It is as astonishing as it is sad to watch a ladybug turn into a zombie. Normally ladybugs are sophisticated and voracious predators. A single individual may devour several thousand aphids in a lifetime. To find a victim, it first waves its antennae to detect chemicals that plants release when they’re under attack by herbivorous insects. Once it has homed in on these signals, the ladybug switches its sensory scan to search for molecules released only by aphids. Then it creeps up and strikes, ripping the aphid apart with barbed mandibles.

Ladybugs are also well protected against most of their enemies. Their red-and-black dome, so adorable to the human eye, is actually a warning to would-be predators: You will regret this. When a bird or some other animal tries to attack, the ladybug bleeds poison from its leg joints. The attacker tastes the bitter blood and spits the ladybug out. Predators learn to read the red-and-black wing covers as a message to stay away.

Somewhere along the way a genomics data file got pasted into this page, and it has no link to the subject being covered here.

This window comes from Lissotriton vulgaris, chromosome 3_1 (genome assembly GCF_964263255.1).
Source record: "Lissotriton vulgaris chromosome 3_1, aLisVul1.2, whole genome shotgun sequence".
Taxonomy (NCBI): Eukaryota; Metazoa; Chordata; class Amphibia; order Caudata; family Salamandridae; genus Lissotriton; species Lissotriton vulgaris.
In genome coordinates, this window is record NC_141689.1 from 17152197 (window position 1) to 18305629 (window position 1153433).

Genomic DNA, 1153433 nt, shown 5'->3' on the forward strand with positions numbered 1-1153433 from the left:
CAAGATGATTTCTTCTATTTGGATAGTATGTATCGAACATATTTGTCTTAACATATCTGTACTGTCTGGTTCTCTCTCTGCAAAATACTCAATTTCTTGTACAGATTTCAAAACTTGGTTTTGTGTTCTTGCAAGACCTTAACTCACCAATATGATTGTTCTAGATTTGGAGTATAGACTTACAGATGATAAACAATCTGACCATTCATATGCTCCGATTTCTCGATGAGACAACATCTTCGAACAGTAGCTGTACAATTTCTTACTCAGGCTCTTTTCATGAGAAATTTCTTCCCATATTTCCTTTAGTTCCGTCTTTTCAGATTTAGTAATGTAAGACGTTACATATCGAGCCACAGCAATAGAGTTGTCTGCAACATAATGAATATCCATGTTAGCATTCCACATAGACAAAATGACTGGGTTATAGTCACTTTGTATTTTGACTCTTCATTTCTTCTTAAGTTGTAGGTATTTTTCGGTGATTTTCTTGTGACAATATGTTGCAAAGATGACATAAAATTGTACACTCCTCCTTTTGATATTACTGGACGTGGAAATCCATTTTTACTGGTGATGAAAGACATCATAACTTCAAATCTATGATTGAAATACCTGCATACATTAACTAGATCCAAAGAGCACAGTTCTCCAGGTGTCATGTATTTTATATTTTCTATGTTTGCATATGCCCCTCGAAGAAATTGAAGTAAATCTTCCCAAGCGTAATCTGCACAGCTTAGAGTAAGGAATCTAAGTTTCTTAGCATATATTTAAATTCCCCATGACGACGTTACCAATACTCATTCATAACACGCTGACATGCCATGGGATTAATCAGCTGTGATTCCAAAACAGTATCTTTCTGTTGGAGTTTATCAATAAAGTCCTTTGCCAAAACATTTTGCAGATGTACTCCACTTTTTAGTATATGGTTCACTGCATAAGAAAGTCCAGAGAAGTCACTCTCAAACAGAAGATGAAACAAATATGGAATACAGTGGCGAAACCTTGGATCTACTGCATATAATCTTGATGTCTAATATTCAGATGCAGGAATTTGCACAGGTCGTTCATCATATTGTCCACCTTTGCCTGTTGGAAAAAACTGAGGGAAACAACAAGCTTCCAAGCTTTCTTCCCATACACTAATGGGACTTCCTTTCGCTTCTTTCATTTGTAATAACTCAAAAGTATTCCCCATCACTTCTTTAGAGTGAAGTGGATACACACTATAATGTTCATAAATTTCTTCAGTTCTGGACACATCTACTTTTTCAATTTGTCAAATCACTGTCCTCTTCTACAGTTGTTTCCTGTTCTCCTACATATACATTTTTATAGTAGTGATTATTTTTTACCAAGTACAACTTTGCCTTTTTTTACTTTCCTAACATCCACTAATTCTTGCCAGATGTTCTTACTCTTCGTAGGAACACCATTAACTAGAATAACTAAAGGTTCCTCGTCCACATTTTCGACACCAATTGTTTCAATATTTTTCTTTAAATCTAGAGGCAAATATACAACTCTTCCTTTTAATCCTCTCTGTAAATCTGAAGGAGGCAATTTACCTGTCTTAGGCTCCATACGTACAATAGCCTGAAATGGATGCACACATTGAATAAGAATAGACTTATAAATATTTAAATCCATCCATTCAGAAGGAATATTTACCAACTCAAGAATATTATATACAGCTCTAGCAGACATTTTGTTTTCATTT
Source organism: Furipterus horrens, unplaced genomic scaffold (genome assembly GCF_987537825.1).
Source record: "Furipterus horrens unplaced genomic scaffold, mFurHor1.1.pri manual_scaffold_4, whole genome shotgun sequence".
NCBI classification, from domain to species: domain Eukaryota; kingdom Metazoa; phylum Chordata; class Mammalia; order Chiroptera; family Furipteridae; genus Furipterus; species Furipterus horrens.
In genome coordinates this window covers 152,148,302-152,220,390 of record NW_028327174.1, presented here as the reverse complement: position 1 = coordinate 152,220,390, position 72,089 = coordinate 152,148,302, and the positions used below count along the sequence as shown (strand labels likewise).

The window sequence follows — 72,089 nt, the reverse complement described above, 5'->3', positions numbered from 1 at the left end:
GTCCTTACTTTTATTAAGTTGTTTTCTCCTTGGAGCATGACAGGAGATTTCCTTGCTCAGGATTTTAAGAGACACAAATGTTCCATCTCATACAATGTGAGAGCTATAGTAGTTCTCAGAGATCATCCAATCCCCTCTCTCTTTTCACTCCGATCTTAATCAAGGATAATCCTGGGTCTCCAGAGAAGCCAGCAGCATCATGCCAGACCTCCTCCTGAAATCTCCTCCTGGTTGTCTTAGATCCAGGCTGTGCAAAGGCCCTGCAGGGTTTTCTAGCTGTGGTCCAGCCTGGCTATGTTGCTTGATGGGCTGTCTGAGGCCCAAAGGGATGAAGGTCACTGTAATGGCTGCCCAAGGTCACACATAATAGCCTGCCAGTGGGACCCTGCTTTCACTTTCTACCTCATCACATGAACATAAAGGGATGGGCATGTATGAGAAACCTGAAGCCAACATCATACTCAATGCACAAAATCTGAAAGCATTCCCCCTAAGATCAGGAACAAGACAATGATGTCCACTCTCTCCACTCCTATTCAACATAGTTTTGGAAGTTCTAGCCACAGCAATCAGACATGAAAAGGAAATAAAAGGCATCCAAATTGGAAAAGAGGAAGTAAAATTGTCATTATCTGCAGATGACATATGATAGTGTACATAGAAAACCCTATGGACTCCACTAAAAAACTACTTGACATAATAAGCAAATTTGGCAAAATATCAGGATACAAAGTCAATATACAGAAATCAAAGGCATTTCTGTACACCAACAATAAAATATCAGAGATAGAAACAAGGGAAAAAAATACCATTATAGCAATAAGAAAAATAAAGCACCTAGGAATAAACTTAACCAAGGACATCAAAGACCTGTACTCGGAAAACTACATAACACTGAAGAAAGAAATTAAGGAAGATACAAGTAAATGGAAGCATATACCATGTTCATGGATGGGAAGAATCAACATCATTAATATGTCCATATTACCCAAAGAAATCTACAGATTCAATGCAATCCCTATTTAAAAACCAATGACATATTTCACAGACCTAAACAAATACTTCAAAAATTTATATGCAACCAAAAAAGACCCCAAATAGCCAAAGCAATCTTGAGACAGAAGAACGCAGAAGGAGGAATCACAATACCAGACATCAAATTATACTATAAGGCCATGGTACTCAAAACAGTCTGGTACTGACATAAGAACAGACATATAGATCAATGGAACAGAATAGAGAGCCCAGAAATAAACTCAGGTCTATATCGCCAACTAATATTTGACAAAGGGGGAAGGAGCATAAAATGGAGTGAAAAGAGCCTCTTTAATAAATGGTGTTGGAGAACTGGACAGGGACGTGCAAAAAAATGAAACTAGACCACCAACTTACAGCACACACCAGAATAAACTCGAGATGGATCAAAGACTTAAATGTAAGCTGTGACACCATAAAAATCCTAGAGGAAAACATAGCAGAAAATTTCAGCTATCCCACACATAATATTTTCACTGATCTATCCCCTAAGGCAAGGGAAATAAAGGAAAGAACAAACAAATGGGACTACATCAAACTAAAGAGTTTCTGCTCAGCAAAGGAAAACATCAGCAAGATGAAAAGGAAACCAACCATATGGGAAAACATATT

More at National Geographic

How Tarantino Defined Independent Cinema


On the evening of September 23rd, 1994, Quentin Tarantino’s Pulp Fiction had its hotly anticipated North American premiere at the opening night gala of the New York Film Festival, at the Lincoln Center on the Upper West Side. It was the film’s first screening since its world premiere that May at Cannes, where it took home the Palme d’Or, the festival’s top prize, and expectations could hardly have been higher. In short the crowd was prepared not so much for a film as for an event—and they got one, though perhaps not the one they’d imagined.

More at Details